Home Read Features Back Stories (Birthday Edition) | My Unedited 2016 Interview With Robin Zander

Back Stories (Birthday Edition) | My Unedited 2016 Interview With Robin Zander

Cheap Trick's frontman on solo projects, keeping his voice in shape and much more.

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Photo by EdisonCarter47

Happy birthday to Cheap Trick frontman Robin Zander, who turns 66 years old today. A few years ago, I interviewed him just before he and his bandmates were inducted into the Rock And Roll Hall of Fame. It was a swell interview — he was in a good mood and happy to discuss anything and everything, including the departure of drummer Bun E. Carlos, which was still sorta fresh at the time. But due to the usual constraints of print media, about half of our chat wasn’t used. Until now. Here’s the full, unedited version of our conversion (with a few minor changes for clarity):


Cheap Trick are having the last laugh.

“We sure are,” agreed frontman Robin Zander with a chuckle. “Actually, I’m still laughing. I can’t believe it. The stars have finally aligned in the Cheap Trick universe.”

About time. After four decades together, the Chicago power-popsters had two long-overdue triumphs to celebrate in 2016. The biggest thrill, of course, was their long-overdue induction into the Rock and Roll Hall of Fame. But the icing on the cake for Zander was the nearly simultaneous release of their hard-driving 17th album Bang, Zoom, Crazy… Hello. It was their first in seven years — and their first without drummer Bun E. Carlos, who acrimoniously split with Zander, guitarist Rick Nielsen and drummer Tom Petersson a few years back (and was replaced by Nielsen’s son Daxx).

From his home outside Tampa, the chatty and personable Zander weighed in on retaliation sticks, underthinking it, Picasso’s acid period and plenty more.

Robin Zander (second from left) with bandmates Rick Nielsen, Tom Petersson and Daxx Nielsen.

Was the Hall of Fame something you had given up on?
I never expected it to happen. You know, we’ve been eligible since 2002, I think. The first few years you think, ‘We could get in! That would be cool!’ Then 10 years go by and you think, ‘Well, we’re not going to get in.’ Then 15 years go by and you think, ‘Well, what do they know anyway?’ But then it happens and all is forgiven and it’s exciting and we’re so proud of ourselves.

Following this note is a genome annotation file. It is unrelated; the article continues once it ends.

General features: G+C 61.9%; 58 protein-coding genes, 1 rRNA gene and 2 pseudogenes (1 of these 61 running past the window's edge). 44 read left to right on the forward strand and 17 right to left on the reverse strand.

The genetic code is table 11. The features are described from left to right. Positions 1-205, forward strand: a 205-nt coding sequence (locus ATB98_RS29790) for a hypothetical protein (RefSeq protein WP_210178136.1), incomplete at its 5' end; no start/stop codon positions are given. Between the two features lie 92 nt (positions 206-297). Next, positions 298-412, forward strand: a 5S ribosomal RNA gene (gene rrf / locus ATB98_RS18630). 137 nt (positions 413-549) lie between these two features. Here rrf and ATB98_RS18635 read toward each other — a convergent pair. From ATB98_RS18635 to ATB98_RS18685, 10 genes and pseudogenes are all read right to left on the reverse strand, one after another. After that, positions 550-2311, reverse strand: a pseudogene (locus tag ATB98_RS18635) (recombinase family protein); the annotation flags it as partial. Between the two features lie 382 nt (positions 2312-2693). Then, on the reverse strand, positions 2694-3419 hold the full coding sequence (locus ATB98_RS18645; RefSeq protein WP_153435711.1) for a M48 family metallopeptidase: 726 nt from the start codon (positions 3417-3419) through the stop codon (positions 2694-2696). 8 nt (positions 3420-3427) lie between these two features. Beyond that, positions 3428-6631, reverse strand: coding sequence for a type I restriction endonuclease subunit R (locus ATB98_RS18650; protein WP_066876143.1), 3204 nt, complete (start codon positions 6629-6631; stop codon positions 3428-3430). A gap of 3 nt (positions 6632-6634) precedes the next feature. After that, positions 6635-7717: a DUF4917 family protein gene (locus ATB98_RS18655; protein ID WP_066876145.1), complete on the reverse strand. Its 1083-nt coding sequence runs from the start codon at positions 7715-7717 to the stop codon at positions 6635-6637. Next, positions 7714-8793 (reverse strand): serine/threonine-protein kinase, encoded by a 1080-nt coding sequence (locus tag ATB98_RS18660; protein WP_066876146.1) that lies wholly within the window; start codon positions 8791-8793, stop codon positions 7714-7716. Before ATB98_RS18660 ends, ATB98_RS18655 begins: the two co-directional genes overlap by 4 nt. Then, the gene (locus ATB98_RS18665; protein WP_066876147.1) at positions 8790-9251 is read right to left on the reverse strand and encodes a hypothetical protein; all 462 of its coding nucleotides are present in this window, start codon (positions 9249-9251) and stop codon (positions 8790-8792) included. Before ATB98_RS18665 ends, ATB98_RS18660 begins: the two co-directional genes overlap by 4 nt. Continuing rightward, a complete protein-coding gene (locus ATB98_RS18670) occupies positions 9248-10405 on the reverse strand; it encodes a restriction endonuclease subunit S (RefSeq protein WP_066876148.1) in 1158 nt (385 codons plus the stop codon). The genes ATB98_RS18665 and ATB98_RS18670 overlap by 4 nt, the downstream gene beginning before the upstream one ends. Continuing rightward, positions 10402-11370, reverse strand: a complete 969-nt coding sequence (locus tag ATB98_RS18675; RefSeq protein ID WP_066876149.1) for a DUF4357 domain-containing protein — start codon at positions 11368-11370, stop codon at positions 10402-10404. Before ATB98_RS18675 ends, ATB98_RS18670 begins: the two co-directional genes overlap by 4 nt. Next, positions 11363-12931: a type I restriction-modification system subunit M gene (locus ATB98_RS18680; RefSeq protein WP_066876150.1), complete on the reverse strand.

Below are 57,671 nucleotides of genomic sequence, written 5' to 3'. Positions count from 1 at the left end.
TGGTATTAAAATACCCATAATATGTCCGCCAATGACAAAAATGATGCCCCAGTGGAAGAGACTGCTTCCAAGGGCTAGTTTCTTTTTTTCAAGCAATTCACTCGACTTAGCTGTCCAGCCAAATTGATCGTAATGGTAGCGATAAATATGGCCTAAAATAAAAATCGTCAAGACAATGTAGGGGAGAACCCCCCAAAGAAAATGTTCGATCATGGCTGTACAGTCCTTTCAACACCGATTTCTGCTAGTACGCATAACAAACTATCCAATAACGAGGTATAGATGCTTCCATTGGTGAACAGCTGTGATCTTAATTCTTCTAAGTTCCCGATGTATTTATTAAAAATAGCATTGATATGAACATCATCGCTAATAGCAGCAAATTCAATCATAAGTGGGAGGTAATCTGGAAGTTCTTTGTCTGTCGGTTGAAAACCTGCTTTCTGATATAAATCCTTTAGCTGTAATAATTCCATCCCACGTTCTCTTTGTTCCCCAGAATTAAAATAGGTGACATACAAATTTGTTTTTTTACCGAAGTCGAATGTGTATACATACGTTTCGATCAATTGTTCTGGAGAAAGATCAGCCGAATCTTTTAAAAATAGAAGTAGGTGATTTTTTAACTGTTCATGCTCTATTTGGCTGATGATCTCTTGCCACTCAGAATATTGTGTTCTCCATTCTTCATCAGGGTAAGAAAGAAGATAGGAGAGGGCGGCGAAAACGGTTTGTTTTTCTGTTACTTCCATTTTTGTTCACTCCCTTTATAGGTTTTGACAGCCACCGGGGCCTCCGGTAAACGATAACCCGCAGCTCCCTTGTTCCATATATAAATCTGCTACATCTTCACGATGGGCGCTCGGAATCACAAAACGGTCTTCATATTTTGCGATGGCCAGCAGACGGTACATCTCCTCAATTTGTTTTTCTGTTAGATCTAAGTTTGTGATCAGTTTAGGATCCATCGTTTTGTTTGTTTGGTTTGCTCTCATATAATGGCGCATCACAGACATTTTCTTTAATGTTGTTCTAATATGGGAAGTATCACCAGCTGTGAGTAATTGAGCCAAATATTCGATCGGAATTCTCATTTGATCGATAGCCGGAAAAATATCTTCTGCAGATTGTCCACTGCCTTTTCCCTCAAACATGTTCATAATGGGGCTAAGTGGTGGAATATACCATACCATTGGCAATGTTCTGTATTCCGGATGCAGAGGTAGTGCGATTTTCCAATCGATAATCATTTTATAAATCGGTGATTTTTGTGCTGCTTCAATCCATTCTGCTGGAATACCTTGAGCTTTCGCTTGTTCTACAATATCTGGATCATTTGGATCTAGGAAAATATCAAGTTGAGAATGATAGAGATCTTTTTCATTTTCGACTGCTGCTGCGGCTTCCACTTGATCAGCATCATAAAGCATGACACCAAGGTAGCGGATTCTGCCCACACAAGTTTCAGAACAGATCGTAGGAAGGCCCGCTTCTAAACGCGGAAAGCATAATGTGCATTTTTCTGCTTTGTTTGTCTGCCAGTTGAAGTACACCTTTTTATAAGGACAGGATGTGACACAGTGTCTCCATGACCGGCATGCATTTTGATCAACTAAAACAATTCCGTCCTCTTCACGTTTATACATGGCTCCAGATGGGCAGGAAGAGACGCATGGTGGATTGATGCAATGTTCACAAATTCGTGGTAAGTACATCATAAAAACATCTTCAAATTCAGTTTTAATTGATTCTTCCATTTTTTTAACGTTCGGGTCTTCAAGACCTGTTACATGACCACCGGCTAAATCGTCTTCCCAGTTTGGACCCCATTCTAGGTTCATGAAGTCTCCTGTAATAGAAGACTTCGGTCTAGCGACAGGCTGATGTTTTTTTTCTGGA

You aren’t the sort of band that tends to win awards. You don’t have a Grammy.
Exactly. The only things we’ve received are our gold and platinum records. Everybody knows who we are and we had huge success for a couple of years. But we’ve always been sort of a cult band. Maybe we’ve got one record in everybody’s stack. But that’s been good enough for us.

But now you’re getting respect. Does it feel like the world has finally caught up with you?
The thing I’ve noticed is the change in people where I live. I live in a very small town where I know everybody. And now when I walk around, people I’ve known for 23 years are coming up to me and going, ‘Oh man, congratulations! Can I get your autograph for my kids?’ That’s how I see the difference.

Have you sorted out things with Bun E. regarding the ceremony? He’s said the two of you don’t get along.
There wasn’t much to sort out, really. Bun E.’s gonna play with us — he’s still a member of Cheap Trick, he’s just not touring anymore. But we’re gonna do three songs together. It’s going to be a party and we’re going to have fun and it’s going to be fairly light because we never take ourselves seriously anyway. And I’ve got no bones with Bun E. If there are hard feelings, we’ll just deal with it like adults. Hopefully he won’t be throwing drumsticks at me or anything.

Well, you’ve got a guitar. That’s a bigger weapon.
Yeah. I’ve got a retaliation stick (laughs).

Is the album release a nice coincidence or a plan?
Oh no, we already had the album booked for April Fool’s Day, because in Illinois, that’s Cheap Trick Day. Officially. So that was together long before we knew we were going to be inducted into the Hall of Fame.

The album certainly rocks. Was that deliberate or just the way it happened?
It was very conscious on my part. I really thought we needed to do something special for Cheap Trick fans, and the only way to do that would be to recapture that ’70s rock sound and get that classic feel — but still remain fresh and new and vital. That’s very hard to do, and if you think too much about it, you’ve got a problem.

After making 17 albums, you’d think you would have it down to a system.
Oh yeah, we’ve got it down to a fine art. We’re like the Picasso of rock.

Which period?
The period when he did lots of acid (laughs).

This is your first album without Bun E. How did you feel about working without him?